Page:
Shoulder raises with supination

Ask or answer questions, discuss and express your views

Moderators: Ironman, Jungledoc, parth, stuward

Post Reply
piepie8
n00b
n00b
Posts: 5
Joined: Fri Nov 14, 2008 6:05 pm

Shoulder raises with supination

Post by piepie8 » Fri Nov 14, 2008 8:48 pm

Can I do shoulder raises (front and side) with supinated hands? I have chronic tendinitis in my elbows and I've been told not to lift things with my hands in a pronated position.

I know I can do side shoulder raises with a bent elbow (90 degrees), so I could always modify that if needed (I prefer straight arm, though), but for front shoulder raises, I'm a bit stuck. When I've practised the range of motion with no weights, I seem to feel the same effect in my shoulders (although with a slightly different focus) with supinated hands as with pronated hands, so it seems supination should be OK. But then am I setting myself up for other injuries?


User avatar
Jungledoc
moderator
moderator
Posts: 7578
Joined: Thu Feb 07, 2008 7:11 am
Location: Kudjip, Papua New Guinea

Post by Jungledoc » Fri Nov 14, 2008 8:57 pm

Really, you're the only one who can answer that. Try it and see. If it bothers you, change what you're doing. I don't think you'd do any irreversable damage. Start low and go slow.

What are you doing to rehab the elbow? Physical therapy? Which tendons are involved? Are you taking anti-inflamatories? Have you in the past?

piepie8
n00b
n00b
Posts: 5
Joined: Fri Nov 14, 2008 6:05 pm

Post by piepie8 » Fri Nov 14, 2008 9:33 pm

Jungledoc wrote:Really, you're the only one who can answer that. Try it and see. If it bothers you, change what you're doing. I don't think you'd do any irreversable damage. Start low and go slow.

What are you doing to rehab the elbow? Physical therapy? Which tendons are involved? Are you taking anti-inflamatories? Have you in the past?
Thanks for the reply.

I have lateral epicondylitis. It was at its worst 2002-2003, and at that time, I went to physio and did the usual strengthening, stretching, and TENS routine, but I didn't take any anti-inflammatories except the occasional Advil. The physio helped a little, but then I started acupuncture and that helped the most.

Over the last couple of years, I have had very little pain, but I do have flare-ups. When I do weights I still wear my Aircast armbands as a preventative measure, and I'm very careful with form (especially the position of my wrists). When I feel the pain returning, I take a break from lifting and get some deep-tissue massage and acupuncture for a bit.

Anyway, since my problems started, I've been avoiding most shoulder exercises because I found they irritated the tendons the most, at least when done the "proper" way.

As you said, I'll just try it for a bit and see what happens. I'm mostly concerned about damaging other soft tissues. I am already hyper-aware of problems with my elbows, so I know when to stop if those are bothering me. But I may not notice problems with other areas as quickly or easily.

User avatar
standAPART
Rookie
Rookie
Posts: 22
Joined: Wed Jul 12, 2006 3:56 pm

Post by standAPART » Sat Nov 15, 2008 8:17 pm

YOU can perform them supinated, however, the stress of the weight may cause your elbows to bend during the "up" phase. This will force your biceps to participate in the movement , more-so than your delts.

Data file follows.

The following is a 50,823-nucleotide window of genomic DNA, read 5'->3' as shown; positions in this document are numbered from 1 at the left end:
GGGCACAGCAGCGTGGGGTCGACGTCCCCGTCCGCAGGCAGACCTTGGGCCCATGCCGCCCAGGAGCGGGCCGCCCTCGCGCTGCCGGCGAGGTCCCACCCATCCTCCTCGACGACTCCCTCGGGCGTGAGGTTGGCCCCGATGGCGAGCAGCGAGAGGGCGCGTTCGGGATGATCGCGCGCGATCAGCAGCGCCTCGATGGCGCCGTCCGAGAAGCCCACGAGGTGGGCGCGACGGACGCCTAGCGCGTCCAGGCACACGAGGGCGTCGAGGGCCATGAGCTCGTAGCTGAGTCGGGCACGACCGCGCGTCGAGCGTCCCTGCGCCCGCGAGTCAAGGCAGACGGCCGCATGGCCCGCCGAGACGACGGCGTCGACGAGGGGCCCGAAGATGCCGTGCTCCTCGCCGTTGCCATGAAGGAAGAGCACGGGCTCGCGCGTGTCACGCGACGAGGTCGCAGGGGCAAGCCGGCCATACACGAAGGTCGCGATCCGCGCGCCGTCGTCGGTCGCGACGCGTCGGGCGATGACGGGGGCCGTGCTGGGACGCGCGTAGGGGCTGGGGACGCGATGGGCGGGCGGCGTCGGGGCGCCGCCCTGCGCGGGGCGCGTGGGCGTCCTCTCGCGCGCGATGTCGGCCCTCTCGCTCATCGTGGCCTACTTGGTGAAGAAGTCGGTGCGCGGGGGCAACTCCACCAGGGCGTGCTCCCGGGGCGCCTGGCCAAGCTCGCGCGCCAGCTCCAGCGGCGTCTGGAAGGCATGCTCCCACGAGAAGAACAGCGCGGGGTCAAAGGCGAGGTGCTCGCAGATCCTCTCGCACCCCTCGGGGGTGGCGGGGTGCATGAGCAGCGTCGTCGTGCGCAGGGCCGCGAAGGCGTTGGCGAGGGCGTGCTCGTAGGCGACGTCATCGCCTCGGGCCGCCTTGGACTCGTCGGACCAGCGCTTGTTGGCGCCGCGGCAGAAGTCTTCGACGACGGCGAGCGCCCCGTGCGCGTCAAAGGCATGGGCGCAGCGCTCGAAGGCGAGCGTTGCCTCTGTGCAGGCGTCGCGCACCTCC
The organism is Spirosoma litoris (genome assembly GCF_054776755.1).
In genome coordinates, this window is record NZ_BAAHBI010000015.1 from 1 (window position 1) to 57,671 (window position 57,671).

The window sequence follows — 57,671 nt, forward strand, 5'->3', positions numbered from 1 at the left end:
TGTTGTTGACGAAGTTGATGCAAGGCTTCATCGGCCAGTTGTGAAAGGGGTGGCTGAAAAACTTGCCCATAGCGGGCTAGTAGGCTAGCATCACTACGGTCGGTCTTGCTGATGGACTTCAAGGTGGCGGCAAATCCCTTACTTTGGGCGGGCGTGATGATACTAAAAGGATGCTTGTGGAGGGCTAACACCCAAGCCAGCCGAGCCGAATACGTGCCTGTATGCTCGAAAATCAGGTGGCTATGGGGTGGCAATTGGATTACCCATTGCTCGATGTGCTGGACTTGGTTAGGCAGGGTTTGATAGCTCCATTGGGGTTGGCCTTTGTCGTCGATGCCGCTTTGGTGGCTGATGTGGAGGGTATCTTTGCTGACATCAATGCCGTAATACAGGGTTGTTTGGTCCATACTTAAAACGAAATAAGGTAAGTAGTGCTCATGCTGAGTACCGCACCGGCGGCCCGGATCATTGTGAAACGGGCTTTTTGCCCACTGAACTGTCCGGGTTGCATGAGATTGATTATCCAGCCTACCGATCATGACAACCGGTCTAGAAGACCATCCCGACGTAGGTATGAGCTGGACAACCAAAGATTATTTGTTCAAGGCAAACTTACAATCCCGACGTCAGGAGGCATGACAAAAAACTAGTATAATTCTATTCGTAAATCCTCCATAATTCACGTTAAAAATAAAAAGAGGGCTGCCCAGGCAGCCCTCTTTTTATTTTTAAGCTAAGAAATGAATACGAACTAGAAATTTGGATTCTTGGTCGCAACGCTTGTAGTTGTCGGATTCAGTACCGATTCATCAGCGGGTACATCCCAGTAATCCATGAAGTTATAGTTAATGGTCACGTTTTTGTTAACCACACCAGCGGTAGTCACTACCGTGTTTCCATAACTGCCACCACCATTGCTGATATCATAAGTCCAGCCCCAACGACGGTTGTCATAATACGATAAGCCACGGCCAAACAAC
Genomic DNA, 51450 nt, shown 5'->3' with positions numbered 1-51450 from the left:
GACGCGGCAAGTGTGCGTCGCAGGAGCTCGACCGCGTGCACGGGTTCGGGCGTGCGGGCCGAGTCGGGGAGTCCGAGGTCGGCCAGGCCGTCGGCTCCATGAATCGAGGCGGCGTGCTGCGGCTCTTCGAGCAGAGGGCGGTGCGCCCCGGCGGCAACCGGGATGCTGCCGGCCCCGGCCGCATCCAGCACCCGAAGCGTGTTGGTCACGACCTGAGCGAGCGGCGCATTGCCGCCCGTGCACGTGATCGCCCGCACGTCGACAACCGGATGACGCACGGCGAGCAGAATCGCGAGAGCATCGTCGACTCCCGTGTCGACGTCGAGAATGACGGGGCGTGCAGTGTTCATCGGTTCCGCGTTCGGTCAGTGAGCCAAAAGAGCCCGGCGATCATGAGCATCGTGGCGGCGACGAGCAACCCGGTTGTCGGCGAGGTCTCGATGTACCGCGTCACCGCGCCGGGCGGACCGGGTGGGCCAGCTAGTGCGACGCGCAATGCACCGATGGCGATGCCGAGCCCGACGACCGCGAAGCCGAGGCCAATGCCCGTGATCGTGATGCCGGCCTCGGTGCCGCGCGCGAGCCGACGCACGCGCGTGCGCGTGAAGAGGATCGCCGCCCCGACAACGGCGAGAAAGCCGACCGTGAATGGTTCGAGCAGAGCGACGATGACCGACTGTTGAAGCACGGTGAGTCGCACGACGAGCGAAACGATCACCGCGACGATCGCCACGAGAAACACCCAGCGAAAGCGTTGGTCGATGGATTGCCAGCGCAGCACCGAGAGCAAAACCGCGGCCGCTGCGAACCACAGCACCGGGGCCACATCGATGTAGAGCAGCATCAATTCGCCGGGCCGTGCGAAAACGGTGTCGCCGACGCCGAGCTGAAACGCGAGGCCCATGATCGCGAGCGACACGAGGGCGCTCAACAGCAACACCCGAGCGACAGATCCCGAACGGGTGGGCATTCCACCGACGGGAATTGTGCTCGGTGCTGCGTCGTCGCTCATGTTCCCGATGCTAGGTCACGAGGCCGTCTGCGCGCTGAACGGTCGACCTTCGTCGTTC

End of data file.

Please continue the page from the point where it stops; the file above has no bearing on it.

You best bet, is to address your tennis elbow with forearm work and stretching.

Skull_Crusher
Rookie
Rookie
Posts: 36
Joined: Wed Jan 18, 2006 11:28 am

Post by Skull_Crusher » Wed Nov 19, 2008 11:04 am

Agree with the above poster. Just trying it now with no weights, i cant imagine using a decent amount of weight and not ending up with your elbows really bent. Seems like it would be irritating as it doesnt feel natural.

How about the hammer grip???


piepie8
n00b
n00b
Posts: 5
Joined: Fri Nov 14, 2008 6:05 pm

Post by piepie8 » Fri Nov 21, 2008 6:26 am

Hmmm...I guess I'm going to have to rethink this.

I always try to do forearm strengthening exercises and/or bicep and tricep exercises (I was told strengthening my biceps and triceps would help protect my elbow area, just as strengthening quads/hamstrings will help protect the knees). I've noticed that when I do too much forearm work, or if I do heavy weights with low reps, my tendinitis flares up again, though, so I usually end up doing lighter weights with higher reps (which ends up being less about strengthening). It's a delicate balance...

Is a hammer grip the same as neutral position? (palms end up facing each other rather than up or down) I saw someone doing front shoulder raises with arms in neutral position the other day, so I thought I might try it out. I've also had a recurrence (as of two days ago) of carpal tunnel, so it might be the best option, anyway.

I'm designing my new circuit right now, and will begin late next week, so I'll report on what I end up with!

piepie8
n00b
n00b
Posts: 5
Joined: Fri Nov 14, 2008 6:05 pm

Post by piepie8 » Wed Dec 03, 2008 7:45 am

I started my new circuit on Sunday and have had to modify my plan.

I tried front shoulder raises with supination, and those were definitely out. Then I went to hammer grip, and even with just 3kg, I could really feel the strain in my forearms. I knew if I continued, after 7 weeks I would definitely have a recurrence of my tennis elbow.

Soooo...I'm doing overhead shoulder raises instead.

I also tried doing lateral shoulder raises with a hammer grip, but those didn't go over very well, either. I'm doing bent-elbow shoulder raises. I have to be more careful with form when I do them (I tend to hunch my shoulders more with bent-elbow raises than with straight-arm ones), but I suppose that's a good thing, in a way.

Thanks again for all the advice!


Post Reply